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CRONing: a personal journey (page 5)
The CRON/Zone diet is continuously evolving for me. In the past five months [summer 2001; still true today, 2006], I have eliminated virtually all grains from my diet and even decreased some fruit consumption -- reducing my carb consumption even further. Most of my carbs now come from veggies and dairy. The carb calories are now replaced with more fat (monounsaturates) and protein. My protein consumption, up from 120 to 150g/day was a cause of concern as I had the misconception that this would put extra strain on kidney function. I have since been presented with information -- from a particularly lucid member of the list [our forum poster, MR!] -- that my fears were unjustified. My Zoned macronutrient ratio is now around 35:30:36 (C:P:F).
The present and the future
For all the good CRONing does an individual, it does have its negative side. Earlier, I mentioned low testosterone and libido. Most humans would find this intolerable. It helps to be single! For me, though, the biggest problem is hunger. If anything, it is worse now, than it was when I stared CR. This I attribute to my very low body fat levels perhaps it's natures way in telling you that you need to eat. But, food, even CRON food, kills you. What a dilemma!
Another negative side to CRONing is that it is not cheap. Our modern society and the food industry is based on packaged and processed foods -- an unfortunate practice. Therefore, this is the type of food that is affordable. Organic, unprocessed and unrefined foods are considerably more expensive. Take a gallon of skim milk. It's about $6 for the organic brands. Organic veggies are also very costly. And any true CRONie consumes a large amount of vegetables daily. In the summer, I rely on home-grown garden veggies. In other seasons I get the "less expensive" organic produce (kale, collards, celery, and lettuce). Also, thanks to the list, I have started eating different varieties of sprouts. I don't grow them like many people in group [I did grow them from 2002 - late 2003 but after my move to California in 2004, have not resumed cultivation]. They are not that hard to maintain once one establishes a routine, but good, organic varieties are available and relatively inexpensive. For the rest of the greens, I take my chances with non-organic varieties from a local market. The huge amounts of produce I consume also means multiple trips to the market every week -- a time-consuming activity.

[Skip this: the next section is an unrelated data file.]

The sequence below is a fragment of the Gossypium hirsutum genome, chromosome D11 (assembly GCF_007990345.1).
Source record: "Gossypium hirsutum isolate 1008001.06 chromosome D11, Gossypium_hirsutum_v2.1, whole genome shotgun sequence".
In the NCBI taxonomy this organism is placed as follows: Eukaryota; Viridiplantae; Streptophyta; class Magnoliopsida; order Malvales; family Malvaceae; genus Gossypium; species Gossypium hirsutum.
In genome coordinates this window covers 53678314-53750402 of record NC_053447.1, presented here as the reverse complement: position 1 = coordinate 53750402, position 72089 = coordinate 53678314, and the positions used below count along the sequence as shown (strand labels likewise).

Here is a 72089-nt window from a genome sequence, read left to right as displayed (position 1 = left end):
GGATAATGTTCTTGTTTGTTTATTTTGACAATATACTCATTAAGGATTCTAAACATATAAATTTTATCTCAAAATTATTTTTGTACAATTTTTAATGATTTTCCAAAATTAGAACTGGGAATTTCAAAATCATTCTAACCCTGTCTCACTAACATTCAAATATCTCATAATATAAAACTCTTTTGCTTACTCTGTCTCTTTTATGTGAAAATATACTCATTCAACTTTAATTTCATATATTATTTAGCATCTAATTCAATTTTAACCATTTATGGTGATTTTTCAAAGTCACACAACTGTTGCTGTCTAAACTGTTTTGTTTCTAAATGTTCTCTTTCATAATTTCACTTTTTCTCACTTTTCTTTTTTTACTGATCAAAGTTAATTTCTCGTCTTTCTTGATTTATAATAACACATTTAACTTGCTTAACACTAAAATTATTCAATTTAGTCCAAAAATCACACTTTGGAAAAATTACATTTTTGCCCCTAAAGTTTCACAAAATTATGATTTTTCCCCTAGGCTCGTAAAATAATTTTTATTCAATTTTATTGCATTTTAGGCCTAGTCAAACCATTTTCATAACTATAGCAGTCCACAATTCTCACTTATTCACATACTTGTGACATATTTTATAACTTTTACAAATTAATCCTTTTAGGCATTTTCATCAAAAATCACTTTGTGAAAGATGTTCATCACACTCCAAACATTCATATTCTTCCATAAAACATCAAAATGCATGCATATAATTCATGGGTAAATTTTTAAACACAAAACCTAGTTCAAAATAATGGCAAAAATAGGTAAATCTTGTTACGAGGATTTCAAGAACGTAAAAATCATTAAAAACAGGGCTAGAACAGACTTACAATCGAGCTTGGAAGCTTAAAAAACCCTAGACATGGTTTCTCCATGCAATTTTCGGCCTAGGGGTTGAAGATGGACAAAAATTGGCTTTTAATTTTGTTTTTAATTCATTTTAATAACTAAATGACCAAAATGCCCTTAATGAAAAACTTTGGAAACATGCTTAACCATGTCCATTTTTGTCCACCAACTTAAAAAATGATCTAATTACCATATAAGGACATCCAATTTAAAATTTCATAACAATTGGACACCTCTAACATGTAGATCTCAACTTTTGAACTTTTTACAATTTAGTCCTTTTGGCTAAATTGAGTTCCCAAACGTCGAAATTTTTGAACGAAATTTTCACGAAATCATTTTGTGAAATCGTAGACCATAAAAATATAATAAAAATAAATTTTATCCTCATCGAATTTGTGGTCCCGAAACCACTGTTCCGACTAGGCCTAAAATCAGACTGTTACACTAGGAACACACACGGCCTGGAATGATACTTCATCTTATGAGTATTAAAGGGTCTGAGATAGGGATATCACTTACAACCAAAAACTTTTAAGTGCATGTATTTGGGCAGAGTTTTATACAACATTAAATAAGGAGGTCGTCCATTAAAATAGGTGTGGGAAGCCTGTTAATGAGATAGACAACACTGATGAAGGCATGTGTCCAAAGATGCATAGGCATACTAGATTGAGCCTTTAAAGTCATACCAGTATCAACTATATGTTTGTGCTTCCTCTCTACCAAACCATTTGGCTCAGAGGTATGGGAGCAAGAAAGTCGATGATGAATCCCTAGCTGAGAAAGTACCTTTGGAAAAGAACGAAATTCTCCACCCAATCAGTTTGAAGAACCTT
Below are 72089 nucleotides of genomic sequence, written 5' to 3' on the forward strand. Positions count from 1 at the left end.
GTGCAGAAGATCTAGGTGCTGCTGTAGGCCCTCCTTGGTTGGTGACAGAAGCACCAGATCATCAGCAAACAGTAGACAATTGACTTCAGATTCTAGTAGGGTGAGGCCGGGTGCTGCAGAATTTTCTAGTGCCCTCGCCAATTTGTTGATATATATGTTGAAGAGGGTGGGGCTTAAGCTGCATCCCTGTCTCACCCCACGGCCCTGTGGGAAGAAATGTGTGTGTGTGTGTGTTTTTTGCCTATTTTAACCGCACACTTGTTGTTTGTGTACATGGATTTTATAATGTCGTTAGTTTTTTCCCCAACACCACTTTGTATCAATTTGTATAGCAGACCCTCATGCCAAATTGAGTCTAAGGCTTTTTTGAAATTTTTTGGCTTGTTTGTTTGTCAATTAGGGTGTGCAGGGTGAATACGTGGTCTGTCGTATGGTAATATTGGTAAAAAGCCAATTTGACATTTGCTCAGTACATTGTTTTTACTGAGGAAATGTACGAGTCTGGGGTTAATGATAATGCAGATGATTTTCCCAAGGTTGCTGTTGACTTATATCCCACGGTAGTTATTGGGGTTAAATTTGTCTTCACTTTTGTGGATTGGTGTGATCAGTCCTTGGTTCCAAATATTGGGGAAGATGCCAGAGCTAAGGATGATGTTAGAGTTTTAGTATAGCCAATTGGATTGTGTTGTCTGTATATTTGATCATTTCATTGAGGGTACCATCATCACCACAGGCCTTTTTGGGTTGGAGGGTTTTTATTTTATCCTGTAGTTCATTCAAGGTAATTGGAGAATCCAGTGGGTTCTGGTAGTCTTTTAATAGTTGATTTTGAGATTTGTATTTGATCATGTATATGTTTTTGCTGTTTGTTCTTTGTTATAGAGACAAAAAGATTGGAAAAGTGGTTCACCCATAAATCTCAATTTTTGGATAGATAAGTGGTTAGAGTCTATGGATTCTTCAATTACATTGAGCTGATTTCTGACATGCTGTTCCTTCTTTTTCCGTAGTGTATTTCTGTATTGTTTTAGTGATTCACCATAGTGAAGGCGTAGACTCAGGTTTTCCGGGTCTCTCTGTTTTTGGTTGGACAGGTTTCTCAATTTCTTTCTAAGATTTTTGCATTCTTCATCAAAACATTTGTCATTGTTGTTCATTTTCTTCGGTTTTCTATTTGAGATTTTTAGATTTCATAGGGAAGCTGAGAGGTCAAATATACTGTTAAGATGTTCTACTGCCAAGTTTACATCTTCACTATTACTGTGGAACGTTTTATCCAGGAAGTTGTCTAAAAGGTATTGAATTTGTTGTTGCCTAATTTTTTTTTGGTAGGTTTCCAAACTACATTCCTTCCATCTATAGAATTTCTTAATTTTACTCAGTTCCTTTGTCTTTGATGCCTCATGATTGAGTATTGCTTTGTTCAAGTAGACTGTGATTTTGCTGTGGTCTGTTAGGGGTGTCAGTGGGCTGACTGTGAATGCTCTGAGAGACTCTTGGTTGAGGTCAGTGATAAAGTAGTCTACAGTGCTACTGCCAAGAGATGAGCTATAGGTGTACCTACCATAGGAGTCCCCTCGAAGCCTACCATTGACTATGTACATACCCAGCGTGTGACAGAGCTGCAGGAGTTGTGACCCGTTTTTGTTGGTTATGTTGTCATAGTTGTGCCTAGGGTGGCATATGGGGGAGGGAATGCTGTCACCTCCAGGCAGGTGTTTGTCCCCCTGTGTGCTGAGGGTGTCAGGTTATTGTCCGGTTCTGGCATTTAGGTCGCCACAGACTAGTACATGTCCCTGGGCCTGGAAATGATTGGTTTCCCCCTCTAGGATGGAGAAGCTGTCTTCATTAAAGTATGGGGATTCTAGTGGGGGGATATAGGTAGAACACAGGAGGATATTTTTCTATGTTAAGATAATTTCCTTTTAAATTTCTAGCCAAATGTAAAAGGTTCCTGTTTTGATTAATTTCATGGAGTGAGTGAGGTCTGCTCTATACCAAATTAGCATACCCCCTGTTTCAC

Supplements and organic, unrefined oils and nuts as well as organic meats [2006 update: I became a lacto-ovo vegetarian in late 2002] and eggs also add to the expense. I have seriously given thought to purchasing a farm so that I can raise animals and grow crops!
And let's not forget the tools, books, magazines and newsletters! Blood glucometers and test strips, blood pressure monitors, precision food scales, nutrition software, and other items are some tools a serious CRONie needs to monitor his/her health. It's also handy to have a good library of reading material. These things cost money but are all worthy investments. Barring accidents and genetic anomalies, calorie restriciton greatly reduces the risk of every disease known. Given today's rising medical costs, it's much cheaper to stay healthy.
The future remains uncharted. We CRONies are, in many aspects, pioneers. I am personally convinced that, all things being equal, calorie restriction is, currently, the only way known to humankind that extends lifespan. It is, by no means, an easy lifestyle! Advances in genetics or cybernetics may, one day, solve the problem of aging. But this is not the case today. More than likely, this scenario is many decades away. By incorporating a CRON diet into our lifestyle, perhaps some of us can make it to that time where we can have our cake and (finally) eat it without any impunity. Only the future holds answers. The key to those answers is continuous research and science and a deep and sustained personal commitment to longevity.